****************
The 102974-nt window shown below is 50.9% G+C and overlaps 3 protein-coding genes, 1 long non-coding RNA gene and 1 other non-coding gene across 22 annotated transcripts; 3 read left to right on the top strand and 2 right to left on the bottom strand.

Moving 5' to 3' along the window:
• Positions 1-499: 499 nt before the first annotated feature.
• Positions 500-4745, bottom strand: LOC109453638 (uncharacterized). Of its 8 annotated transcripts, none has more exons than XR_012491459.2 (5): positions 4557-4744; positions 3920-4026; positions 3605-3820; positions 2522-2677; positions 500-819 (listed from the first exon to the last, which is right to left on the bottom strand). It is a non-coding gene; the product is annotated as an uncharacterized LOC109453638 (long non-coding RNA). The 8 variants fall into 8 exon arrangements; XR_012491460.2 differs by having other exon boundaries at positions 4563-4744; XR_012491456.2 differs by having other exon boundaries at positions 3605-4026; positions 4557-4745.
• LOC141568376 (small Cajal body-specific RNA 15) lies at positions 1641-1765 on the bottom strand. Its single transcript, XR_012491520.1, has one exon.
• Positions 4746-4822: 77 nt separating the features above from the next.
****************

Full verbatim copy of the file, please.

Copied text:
The 102974-nt window shown below is 50.9% G+C and overlaps 3 protein-coding genes, 1 long non-coding RNA gene and 1 other non-coding gene across 22 annotated transcripts; 3 read left to right on the top strand and 2 right to left on the bottom strand.

Moving 5' to 3' along the window:
• Positions 1-499: 499 nt before the first annotated feature.
• Positions 500-4745, bottom strand: LOC109453638 (uncharacterized). Of its 8 annotated transcripts, none has more exons than XR_012491459.2 (5): positions 4557-4744; positions 3920-4026; positions 3605-3820; positions 2522-2677; positions 500-819 (listed from the first exon to the last, which is right to left on the bottom strand). It is a non-coding gene; the product is annotated as an uncharacterized LOC109453638 (long non-coding RNA). The 8 variants fall into 8 exon arrangements; XR_012491460.2 differs by having other exon boundaries at positions 4563-4744; XR_012491456.2 differs by having other exon boundaries at positions 3605-4026; positions 4557-4745.
• LOC141568376 (small Cajal body-specific RNA 15) lies at positions 1641-1765 on the bottom strand. Its single transcript, XR_012491520.1, has one exon.
• Positions 4746-4822: 77 nt separating the features above from the next.